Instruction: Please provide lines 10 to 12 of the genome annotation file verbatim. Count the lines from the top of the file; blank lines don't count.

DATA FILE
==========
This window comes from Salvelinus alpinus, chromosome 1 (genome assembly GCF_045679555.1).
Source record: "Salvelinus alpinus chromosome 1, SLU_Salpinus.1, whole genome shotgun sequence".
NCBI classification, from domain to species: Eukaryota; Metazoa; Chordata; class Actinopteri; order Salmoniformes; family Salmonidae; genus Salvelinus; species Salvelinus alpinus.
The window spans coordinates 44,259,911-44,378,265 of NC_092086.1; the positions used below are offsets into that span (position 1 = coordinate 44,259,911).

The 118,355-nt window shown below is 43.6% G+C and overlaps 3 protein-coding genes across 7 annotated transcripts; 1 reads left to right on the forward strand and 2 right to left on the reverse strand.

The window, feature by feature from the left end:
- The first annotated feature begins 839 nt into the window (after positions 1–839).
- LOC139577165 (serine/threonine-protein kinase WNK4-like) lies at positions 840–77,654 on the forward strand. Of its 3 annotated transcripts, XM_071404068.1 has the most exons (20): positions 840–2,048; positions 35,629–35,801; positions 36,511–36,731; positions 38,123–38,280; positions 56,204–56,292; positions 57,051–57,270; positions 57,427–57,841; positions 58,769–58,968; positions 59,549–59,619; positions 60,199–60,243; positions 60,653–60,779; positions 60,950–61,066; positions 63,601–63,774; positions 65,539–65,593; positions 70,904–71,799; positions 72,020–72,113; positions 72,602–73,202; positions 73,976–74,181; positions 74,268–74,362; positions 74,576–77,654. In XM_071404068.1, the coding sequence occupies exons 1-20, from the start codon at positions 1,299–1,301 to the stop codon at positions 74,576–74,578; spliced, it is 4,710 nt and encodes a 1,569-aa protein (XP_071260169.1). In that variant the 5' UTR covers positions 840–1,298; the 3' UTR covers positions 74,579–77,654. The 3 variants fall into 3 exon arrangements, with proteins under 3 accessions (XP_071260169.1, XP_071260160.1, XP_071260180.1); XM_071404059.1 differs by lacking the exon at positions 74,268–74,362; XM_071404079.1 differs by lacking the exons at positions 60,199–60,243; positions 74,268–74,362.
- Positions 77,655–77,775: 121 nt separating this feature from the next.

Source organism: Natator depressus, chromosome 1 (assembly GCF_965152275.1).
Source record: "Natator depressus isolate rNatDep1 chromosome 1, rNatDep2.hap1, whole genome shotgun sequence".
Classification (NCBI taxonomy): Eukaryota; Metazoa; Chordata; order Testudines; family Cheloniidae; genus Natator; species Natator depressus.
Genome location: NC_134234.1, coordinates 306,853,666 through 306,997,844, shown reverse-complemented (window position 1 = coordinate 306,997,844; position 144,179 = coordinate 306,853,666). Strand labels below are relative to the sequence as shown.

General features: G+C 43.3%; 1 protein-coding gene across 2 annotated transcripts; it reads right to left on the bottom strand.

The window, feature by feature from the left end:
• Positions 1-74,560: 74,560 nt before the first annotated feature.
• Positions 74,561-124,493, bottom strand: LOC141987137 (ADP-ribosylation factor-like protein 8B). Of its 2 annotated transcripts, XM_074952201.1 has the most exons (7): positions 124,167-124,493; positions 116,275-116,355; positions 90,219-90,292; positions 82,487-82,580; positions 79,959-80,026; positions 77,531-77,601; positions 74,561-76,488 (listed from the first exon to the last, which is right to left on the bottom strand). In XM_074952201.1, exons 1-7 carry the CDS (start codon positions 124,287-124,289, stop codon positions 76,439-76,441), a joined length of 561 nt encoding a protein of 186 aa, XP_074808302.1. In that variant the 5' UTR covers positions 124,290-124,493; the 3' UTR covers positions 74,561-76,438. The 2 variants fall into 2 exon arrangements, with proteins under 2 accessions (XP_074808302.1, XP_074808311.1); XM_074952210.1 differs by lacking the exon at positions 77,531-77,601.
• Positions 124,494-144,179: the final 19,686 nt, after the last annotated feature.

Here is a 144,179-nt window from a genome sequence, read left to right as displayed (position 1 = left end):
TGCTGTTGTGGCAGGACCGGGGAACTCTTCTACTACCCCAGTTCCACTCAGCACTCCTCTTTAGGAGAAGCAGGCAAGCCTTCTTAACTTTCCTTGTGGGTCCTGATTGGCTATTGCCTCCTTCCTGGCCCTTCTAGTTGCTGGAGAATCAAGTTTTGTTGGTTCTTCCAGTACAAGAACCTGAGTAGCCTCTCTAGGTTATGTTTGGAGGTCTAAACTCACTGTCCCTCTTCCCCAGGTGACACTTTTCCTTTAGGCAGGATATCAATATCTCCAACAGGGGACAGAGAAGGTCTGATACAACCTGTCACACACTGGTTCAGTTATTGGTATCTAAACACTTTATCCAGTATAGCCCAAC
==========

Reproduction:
Source organism: Natator depressus, chromosome 1 (assembly GCF_965152275.1).
Source record: "Natator depressus isolate rNatDep1 chromosome 1, rNatDep2.hap1, whole genome shotgun sequence".
Classification (NCBI taxonomy): Eukaryota; Metazoa; Chordata; order Testudines; family Cheloniidae; genus Natator; species Natator depressus.